John Koerner’s first love was art and he was not going to let his age break them up.
He knew great things could be accomplished late in life. In his 2005 book A Brush with Life, Mr. Koerner ended his autobiographical essay quoting poet Henry Wadsworth Longfellow on the subject of aging: “Ah, nothing is too late, till the tired heart shall cease to palpitate.”
A prolific artist throughout his long career, Mr. Koerner had fled prewar Europe to escape the Nazi threat and immigrated to British Columbia, where he came to be friends with an influential group of artists that included Lawren Harris.
He was still making art last September, when he turned 100, painting until late 2013. Even as he grew weaker and took to his bed, he continued to produce drawings. He was in talks with his gallerist about marking his 101st birthday with an exhibition of 100 drawings made while he was 100.
“Until really close to the very end, maybe within a week, he was still drawing,” gallerist Ted Lederer said of his friend Mr. Koerner, who died Feb. 23 at his home in Vancouver. “He would be in bed, with his paper and his pens.”
A deep thinker with a sharp wit and a gentle soul, John Koerner was born in 1913 in Moravia, in what is now the Czech Republic, into a wealthy family that ran a lumber empire. He started painting at the age of 4, and a summer in Paris at 15 – his parents wanted him to learn French – inflamed the passion. He spent weeks at the Louvre, thrilled by the cubist and surrealist art. He studied life drawing at the Académie de la Grande Chaumière and with the renowned poster artist Paul Colin. The following summer brought more exposure to the great masters, this time in Italy.
“He never thought of being anything else but an artist,” said his wife, Lisa Birnie.
His father, although supportive, was also practical and urged his son to consider law. Mr. Koerner began those studies at Charles University in Prague. Once he determined that class attendance was not mandatory, though, he combined his legal education with trips to Paris, sitting in on lectures at the Sorbonne.
The family was Jewish – not at all observant, but as the Nazi threat loomed, Mr. Koerner’s uncle Otto, who lived in Amsterdam, where he ran the family business, recognized the danger. In 1938, Mr. Koerner returned home from a day at the university library and found his family gone. There was a note with instructions. He hastily packed a suitcase and headed for the airport, where his uncles Walter and Leon were waiting; they boarded a DC-3 Otto had chartered to fly the family out of the country. “They walked out of the house in Prague and left everything,” Ms. Birnie said.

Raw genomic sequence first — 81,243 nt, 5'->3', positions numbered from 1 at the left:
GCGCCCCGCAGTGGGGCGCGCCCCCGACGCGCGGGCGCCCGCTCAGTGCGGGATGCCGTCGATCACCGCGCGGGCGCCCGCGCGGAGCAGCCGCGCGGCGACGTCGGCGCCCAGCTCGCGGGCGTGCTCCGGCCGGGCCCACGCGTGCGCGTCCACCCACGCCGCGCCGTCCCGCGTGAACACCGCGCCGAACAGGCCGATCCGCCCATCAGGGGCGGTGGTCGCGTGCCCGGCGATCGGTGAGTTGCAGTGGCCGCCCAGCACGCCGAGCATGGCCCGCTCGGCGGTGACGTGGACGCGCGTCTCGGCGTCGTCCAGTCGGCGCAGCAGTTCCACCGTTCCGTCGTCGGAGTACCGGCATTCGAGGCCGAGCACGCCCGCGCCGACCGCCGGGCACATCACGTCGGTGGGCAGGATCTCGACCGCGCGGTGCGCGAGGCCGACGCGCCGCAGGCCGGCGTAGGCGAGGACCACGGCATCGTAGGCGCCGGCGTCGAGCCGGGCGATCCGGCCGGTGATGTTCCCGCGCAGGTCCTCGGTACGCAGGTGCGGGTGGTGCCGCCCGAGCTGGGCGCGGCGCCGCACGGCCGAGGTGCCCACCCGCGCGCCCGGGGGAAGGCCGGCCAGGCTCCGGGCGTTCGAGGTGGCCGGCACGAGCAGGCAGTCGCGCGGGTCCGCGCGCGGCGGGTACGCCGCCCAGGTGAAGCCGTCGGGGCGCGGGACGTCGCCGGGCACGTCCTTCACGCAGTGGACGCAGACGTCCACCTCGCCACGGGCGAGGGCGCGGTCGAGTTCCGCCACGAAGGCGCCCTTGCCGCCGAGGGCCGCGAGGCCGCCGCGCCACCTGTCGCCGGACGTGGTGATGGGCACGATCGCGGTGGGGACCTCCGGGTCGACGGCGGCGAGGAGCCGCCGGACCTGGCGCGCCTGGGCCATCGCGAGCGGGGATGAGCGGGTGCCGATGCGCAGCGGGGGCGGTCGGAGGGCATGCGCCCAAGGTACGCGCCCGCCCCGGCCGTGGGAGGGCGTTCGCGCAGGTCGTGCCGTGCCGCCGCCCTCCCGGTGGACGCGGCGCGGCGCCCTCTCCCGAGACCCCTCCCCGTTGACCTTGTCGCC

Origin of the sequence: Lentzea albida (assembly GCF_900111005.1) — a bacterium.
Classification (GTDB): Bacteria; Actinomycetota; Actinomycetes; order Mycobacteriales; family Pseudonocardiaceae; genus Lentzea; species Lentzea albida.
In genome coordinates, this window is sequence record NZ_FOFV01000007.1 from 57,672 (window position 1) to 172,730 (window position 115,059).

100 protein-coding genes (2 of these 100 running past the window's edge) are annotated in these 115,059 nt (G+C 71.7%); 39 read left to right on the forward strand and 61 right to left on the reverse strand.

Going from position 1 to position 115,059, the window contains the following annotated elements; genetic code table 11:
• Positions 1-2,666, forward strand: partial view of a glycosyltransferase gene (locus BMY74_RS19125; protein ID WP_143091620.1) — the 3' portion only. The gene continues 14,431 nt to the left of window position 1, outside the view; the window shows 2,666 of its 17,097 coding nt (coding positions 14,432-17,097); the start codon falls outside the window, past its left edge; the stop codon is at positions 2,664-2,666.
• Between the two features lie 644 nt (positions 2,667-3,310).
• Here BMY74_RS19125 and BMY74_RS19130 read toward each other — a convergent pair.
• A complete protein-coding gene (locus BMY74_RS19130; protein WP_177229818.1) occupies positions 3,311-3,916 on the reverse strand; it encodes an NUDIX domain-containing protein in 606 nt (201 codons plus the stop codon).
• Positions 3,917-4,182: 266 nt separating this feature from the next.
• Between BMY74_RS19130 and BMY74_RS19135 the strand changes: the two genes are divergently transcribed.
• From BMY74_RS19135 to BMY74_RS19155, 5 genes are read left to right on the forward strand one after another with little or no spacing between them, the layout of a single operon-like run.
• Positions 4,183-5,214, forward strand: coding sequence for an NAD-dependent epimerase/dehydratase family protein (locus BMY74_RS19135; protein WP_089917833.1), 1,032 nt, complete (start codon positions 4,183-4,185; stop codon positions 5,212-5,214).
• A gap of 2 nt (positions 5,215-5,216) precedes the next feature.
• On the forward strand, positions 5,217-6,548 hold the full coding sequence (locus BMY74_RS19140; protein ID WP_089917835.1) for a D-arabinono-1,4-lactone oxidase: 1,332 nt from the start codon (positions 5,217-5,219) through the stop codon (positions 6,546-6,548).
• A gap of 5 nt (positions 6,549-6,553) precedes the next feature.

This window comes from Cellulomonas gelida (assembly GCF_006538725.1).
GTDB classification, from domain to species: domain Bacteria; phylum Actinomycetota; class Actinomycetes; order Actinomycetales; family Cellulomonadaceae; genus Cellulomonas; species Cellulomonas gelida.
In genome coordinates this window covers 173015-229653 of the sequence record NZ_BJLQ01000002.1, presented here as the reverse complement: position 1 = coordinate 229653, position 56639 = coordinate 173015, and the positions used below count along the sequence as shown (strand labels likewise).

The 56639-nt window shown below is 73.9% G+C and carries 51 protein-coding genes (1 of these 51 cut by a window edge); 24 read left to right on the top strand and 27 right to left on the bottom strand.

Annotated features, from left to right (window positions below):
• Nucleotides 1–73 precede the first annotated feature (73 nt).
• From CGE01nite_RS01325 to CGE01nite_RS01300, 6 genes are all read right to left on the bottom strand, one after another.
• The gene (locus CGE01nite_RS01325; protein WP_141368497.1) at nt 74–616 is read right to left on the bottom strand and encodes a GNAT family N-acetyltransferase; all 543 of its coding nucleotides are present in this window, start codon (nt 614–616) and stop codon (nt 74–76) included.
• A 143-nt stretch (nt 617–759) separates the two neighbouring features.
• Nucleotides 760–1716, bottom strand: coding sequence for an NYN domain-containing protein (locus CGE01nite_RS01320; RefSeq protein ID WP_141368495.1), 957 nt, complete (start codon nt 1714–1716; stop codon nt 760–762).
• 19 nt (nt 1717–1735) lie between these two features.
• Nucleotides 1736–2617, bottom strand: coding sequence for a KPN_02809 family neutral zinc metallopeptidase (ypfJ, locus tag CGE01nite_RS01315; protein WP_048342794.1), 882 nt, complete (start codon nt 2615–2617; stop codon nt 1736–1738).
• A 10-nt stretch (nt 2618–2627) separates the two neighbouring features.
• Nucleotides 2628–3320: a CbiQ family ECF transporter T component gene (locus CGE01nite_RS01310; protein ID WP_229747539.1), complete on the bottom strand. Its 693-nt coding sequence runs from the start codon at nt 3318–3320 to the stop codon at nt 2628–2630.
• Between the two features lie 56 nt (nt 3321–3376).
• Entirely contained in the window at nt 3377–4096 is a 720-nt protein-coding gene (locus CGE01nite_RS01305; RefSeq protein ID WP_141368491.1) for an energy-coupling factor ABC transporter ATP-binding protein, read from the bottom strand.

Mr. Koerner settled in Paris, where he studied with painter Victor Tischler. But the family, concerned about Hitler, wanted to leave Europe altogether. They wound up in Vancouver in 1939, where they recognized the lumber opportunities. They bought a mill in New Westminster and called the company Alaska Pine and Cellulose.
The extended family’s decision to settle in Vancouver was beneficial to the city, leading to philanthropic endeavours that include the University of British Columbia’s library, graduate student centre and faculty club. “The whole Koerner family was one of the great additions to Canada when they came because they did so much for Canada,” said artist Gordon Smith.
Mr. Koerner worked in the family business for 12 years, but his passion was elsewhere. In 1951, he was able to leave his job for his first love. He painted and studied. He taught at the Vancouver School of Art (now Emily Carr University of Art + Design) and later at the University of British Columbia. He showed his work locally, including at the famed New Design Gallery, and received what he described as a tremendous boost when the National Gallery acquired seven of his works.
“He was a very good painter. He was very underrated; I think his works should be seen more,” Mr. Smith said. “I couldn’t speak more highly of him. He was a great human being.”